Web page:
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The bipartisan Iraq Study Group (ISG) report has stirred debate in Washington with a raft of policy recommendations that includes linking broader Mideast issues with the resolution of the Iraq conflict. The Bush administration has followed the report with an intense round of consultations that is expected to lead to the announcement of policy changes early next year. Bush says he is sticking to his goal of helping make Iraq a stable democracy, and seemed to rebuff some of the ISG prescriptions. But he is hearing from top advisers and Iraqi leaders that the path to this goal involves everything from “surging” U.S. milSyria. The Bush administration has shunned Syria for the past two years for supporting Hamas and Hezbollah in Lebanon and reportedly serving as a transit route for arms and insurgents into Iraq. While the two sides have diplomatic contacts, Washington declines to conduct any serious talks until Syria reduces its role in Lebanon and drops its support for what Washington calls terrorist groups. But the ISG calls for new engagement and, according to the Wall Street Journal , the group is “backed quietly by a number of senior Bush administration officials, who say it is critical for the United States to find a way of persuading Syria to abandon its close ties with Iran and drop its support for Hezbollah and other militants.” In return, the paper says, they want the White House to offer Damascus a series of economic and political incentives. Lasensky says a “cautious and tough engagement” with the Syrians could be fruitful but talks would be very difficult. Meanwhile, the Bush administration is getting pressure from some Democratic lawmakers to open dialogue with Syria. Earlier this week, Sen. Bill Nelson (D-FL), a member of the Armed Services and Foreign Relations committees, had a meeting with Syrian President Bashar al-Assad in Damascus, seeking his help in stabilizing Iraq. Sens. John Kerry (D-MA), Christopher Dodd (D-CN), and Arlen Specter (R-PA) are also expected to visit Syria soon.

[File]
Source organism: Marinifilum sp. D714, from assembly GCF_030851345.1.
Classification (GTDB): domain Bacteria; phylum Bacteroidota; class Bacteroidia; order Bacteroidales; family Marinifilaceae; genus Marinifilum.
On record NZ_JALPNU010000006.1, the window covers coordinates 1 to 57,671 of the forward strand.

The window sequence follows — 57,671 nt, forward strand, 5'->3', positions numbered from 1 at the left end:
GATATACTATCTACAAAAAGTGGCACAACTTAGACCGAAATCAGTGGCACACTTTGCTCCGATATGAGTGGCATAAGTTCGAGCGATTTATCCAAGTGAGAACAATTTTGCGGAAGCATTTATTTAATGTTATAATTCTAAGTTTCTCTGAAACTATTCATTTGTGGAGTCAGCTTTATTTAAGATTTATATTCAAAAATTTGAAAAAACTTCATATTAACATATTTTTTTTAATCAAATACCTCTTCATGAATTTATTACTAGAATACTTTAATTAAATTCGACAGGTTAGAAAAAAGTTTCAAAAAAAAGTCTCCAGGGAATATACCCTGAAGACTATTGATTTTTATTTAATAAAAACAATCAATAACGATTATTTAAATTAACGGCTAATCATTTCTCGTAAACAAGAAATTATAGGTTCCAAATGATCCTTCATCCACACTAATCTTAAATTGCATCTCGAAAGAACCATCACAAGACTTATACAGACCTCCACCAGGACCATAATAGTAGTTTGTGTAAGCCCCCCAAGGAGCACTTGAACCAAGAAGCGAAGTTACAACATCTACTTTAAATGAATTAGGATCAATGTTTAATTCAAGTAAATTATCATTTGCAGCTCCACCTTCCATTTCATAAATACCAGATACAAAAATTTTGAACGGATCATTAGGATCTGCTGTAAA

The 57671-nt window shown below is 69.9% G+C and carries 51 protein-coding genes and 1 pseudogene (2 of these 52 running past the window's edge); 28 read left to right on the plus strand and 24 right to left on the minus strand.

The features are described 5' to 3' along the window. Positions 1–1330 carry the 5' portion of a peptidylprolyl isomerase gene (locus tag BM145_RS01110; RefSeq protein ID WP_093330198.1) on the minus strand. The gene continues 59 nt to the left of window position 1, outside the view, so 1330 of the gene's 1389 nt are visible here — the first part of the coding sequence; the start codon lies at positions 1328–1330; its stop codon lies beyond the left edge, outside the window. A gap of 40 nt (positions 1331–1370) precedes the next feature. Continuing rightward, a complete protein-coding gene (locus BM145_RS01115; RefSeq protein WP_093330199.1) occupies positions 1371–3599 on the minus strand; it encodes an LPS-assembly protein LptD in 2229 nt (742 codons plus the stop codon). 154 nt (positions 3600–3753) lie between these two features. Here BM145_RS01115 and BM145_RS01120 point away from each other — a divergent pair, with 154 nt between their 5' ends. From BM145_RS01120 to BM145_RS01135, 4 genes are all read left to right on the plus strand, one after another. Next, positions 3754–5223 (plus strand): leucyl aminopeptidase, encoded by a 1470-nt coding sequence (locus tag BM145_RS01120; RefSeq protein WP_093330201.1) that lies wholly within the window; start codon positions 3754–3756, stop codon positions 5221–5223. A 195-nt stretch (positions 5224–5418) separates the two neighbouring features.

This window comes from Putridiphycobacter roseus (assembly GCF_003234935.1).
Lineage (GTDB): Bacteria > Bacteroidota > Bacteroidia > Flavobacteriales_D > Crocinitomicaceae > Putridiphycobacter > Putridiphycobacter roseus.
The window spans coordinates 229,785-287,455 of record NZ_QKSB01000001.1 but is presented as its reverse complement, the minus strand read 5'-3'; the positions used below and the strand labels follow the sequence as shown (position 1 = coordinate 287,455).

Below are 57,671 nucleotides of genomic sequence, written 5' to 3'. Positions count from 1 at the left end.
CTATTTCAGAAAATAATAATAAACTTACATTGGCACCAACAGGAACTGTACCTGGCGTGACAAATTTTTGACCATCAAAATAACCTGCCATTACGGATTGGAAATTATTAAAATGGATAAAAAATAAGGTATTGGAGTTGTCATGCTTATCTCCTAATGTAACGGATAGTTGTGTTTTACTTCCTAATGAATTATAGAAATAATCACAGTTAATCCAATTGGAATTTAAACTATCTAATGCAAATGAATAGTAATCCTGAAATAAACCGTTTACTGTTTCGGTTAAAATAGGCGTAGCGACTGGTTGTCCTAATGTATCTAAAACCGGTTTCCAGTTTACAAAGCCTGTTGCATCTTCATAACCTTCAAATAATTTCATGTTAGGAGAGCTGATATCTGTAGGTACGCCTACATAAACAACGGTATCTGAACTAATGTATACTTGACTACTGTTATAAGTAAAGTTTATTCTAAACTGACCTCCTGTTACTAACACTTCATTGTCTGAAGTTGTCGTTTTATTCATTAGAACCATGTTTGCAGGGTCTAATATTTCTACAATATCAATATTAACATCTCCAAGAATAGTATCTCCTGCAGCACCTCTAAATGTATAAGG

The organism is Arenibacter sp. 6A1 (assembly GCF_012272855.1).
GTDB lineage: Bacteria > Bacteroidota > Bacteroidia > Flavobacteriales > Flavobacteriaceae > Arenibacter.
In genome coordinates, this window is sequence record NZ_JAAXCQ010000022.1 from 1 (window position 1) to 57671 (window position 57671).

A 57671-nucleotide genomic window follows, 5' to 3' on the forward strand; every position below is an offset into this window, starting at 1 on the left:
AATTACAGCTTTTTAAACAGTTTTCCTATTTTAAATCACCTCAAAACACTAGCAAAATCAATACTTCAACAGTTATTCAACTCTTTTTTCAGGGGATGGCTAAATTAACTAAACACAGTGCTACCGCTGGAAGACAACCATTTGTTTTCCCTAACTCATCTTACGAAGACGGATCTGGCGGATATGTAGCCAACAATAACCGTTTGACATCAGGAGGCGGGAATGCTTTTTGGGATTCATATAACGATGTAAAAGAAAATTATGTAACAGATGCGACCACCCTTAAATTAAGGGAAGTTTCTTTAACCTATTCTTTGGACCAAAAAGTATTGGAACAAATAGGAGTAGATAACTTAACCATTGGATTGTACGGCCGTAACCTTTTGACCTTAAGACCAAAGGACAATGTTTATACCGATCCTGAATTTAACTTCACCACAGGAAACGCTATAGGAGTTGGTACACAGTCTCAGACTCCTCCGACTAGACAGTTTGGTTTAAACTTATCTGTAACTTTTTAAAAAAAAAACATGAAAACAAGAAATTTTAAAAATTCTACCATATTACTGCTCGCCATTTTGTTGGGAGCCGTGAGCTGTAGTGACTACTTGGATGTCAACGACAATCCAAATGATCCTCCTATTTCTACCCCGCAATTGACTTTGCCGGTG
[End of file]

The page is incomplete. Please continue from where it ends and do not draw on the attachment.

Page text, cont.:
Is the Bush administration going to modify its democracy promotion policy